I still don't expect any change in policy until after the 2012 presidential election, if then. The post Fed meeting minutes early next year will probably read "the current low rates will continue for the time being" instead of "for an extended period". Bernanke does not want to disturb the cozy relationship that he, Geithner and Obama have with Wall Street. I'd sure like to know the definition of "transitory" that Bernanke uses. Does he a men a few months or a few years?
Anonymous   |     |   Comment #8
Bernanke gave us the old hocus-pocus, nothing new, teasing around the edges but nothing concrete to sey about anything,
Later one, he will say, “I did not mean it that way, you miss interpreted  it wrong way”, typical hypocritical bureaucrat.
Since when one persons holds so much unchecked power, singlehandedly he can destroy all of us.  Criticizing him is pointless, just do way with the FEDs it is the best thing that can happen to this country, until then, we are all sub-servient minions  and worthless criticizers.
Vigilante   |     |   Comment #9
Guys, we are in the midst of a major change in the precious metals markets, where the manipulation by larger international casino-bankers is being ended.  The PMs are going to soar over the next few years, just as silver has already soared, but MUCH higher than that.  The corrupt fools at those TBTF banks have been selling silver and "storing" most of it, on behalf of suckers who let them do it, to the tune of tens of thousands of tons of silver and thousands of tons of gold and platinum.

While the Federal Reserve destroys the value of the dollar, it is foolish to put any significant portion of your assets into long term CDs, bonds, annuities or any other long fixed income investment.  On top of that, the stock market is going to crash because Bonkers Benanke has induced "cost push" inflation, which may either end in severe stagflation or hyperinflation.  Either one, and the value of your money in 3% paying CDs or bonds is going to be wiped out.  Companies are paying higher and higher input prices, and are going to be constrained from raising prices because of cash-strapped consumers, so this quarter is likely to be the last in which profits improve, as the law of diminishing returns on monetary counterfeiting kicks in.

The casino-banks, using their Trojan horses like Timothy Geithner, Hank Paulson, and Ben Bernanke, have already robbed us blind, and are intent on transferring the value of your wealth to themselves, as the United States is plunged into second-rate country status.  The only way to protect yourself is to buy something that has the characteristics of money, but which the thieves cannot print.  That means gold, silver or platinum.  Forget about bank accounts, except for keeping enough cash on hand in short-term money market accounts so you can move in and out of the precious metals markets, and/or to pay your monthly bills.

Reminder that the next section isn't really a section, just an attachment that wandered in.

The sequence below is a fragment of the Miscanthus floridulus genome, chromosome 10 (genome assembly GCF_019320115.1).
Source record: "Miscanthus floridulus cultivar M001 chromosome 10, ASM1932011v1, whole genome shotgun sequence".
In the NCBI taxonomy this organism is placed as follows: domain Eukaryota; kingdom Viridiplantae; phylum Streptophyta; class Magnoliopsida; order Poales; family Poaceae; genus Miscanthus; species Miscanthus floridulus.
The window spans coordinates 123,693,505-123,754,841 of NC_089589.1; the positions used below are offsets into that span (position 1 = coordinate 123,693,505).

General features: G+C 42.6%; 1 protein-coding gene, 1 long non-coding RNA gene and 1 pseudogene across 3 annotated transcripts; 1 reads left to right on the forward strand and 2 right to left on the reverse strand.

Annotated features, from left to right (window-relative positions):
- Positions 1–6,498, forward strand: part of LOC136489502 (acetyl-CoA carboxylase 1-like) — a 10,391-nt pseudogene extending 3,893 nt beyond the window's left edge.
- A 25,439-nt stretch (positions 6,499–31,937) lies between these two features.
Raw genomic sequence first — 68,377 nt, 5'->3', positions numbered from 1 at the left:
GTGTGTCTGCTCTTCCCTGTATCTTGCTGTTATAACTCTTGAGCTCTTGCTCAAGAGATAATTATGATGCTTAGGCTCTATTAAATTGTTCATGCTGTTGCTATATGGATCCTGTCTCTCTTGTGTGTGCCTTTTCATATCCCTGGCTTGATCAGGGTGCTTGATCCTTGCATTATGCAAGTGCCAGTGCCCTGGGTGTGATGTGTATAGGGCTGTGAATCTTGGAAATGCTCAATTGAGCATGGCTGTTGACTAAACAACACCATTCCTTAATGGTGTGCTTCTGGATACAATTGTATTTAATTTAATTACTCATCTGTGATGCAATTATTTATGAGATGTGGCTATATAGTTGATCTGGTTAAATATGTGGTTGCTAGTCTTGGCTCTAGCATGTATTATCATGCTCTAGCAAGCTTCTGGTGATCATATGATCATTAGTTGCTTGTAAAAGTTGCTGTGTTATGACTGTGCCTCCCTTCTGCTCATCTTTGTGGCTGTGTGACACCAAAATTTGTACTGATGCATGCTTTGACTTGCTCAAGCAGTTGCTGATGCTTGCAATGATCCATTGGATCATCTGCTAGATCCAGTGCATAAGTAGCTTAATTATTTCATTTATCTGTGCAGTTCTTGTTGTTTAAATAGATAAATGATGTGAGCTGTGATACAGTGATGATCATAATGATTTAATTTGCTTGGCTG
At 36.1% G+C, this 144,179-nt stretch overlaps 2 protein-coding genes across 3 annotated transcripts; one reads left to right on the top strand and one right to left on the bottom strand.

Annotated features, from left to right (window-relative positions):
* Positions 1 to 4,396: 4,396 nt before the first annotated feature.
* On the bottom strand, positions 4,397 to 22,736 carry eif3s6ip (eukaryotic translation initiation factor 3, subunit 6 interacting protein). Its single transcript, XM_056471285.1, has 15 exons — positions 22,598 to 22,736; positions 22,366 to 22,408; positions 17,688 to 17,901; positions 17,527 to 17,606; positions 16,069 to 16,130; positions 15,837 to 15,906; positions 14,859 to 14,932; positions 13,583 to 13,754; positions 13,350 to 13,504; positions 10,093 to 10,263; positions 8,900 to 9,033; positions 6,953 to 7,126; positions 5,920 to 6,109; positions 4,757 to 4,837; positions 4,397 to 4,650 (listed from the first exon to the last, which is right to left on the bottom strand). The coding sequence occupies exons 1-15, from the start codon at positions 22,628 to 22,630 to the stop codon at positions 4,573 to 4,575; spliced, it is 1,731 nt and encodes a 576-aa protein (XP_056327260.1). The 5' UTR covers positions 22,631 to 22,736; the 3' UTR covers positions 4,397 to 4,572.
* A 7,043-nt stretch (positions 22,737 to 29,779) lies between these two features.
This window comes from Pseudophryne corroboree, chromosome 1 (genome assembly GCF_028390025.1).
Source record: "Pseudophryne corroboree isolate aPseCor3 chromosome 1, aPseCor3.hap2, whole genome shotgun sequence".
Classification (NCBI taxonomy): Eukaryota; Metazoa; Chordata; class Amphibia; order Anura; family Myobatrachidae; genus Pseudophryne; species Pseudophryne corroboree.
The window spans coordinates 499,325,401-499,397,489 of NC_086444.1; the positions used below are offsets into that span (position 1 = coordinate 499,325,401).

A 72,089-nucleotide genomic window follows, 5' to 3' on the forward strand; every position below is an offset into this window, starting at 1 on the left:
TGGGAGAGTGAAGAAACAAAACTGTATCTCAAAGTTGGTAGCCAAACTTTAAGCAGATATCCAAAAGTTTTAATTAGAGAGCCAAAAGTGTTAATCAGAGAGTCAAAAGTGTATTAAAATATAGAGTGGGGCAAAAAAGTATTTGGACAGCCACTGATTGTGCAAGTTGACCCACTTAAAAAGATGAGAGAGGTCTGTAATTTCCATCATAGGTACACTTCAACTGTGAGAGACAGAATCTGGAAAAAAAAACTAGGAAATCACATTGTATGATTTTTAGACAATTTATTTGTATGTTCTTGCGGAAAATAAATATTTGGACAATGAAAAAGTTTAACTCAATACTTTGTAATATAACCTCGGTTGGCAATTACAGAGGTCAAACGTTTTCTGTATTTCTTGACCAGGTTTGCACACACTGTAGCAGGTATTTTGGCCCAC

Anonymous   |     |   Comment #10
No worry....AARP is on our side so just sit back and watch them fight for us. They have some great deals on car rentals, insurance, etc, er, ah, hmm, I digress....actually, AARP is totally worthless as an aid or advocate for the conservative retired investor and I will not give them one cent for their constant mailing for membership dues. 
Vigilante   |     |   Comment #11
I should also say that, in the long term future, there may be a time for bank CDs again, but it won't be until Bernanke is removed and a new Chairman like Paul Volcker is installed or, in the alternative, when the Federal Reserve messes up the economy so badly that the Congress closes it down.  When either event occurs, rates will soar to where they should be, which is above the rate of inflation.  Right now, subtracting out government gimmicks designed to understate the inflation rate, real inflation is already running at about 8% per annum.  (See, www.shadowstats.com).  Right now, however, and for the next few years, precious metals are the place to be. 

I have no doubt that the business media will be telling us that "value" of the dollar, in terms of Euros and British pounds, which together are about 85% of the so-called "U.S. dollar index", has increased dramatically when Federal Reserve counterfeiting operations (a/k/a QE-2) ends on June 30th.  However, that will be false.  It will be yet another episode of our nation's Orwellian Ministry of Truth (a/k/a New York Federal Reserve Branch) inserting lies into the media.  The dollar, Euro and British pound all have no where to go but way down in terms of buying power, as opposed to in terms of each other (which the Ministry of Truth wants you to concentrate on).

Remember, one British pound sterling, in the year 1620, when New Amsterdam was renamed "New York" was defined as one pound of sterling silver. Banknotes could be exchanged for that amount of silver at any issuing bank.  Consider that 16 ounces of silver is now worth about $748, and the fact that one current incarnation of a "British pound" is irredeemable, and is worth only $1.63! The difference is currency debasement (a/k/a inflation).  Governments do it to transfer your wealth to persons connected to the government, either with bloated civil servant salaries, welfare checks to buy happiness among their political supporters, to fund various wars to support various commercial interests connected to governments, capricious military interventions, corrupt payoff schemes and the like.
Anonymous   |     |   Comment #13
#11 - and your conclusion is what? After that diatribe of trivia, surely you have a point(s)?
Mike   |     |   Comment #12
IMHO, the precious metals are just another bubble, soon to pop. I think it's going to end bad, just like it did some 30 years ago.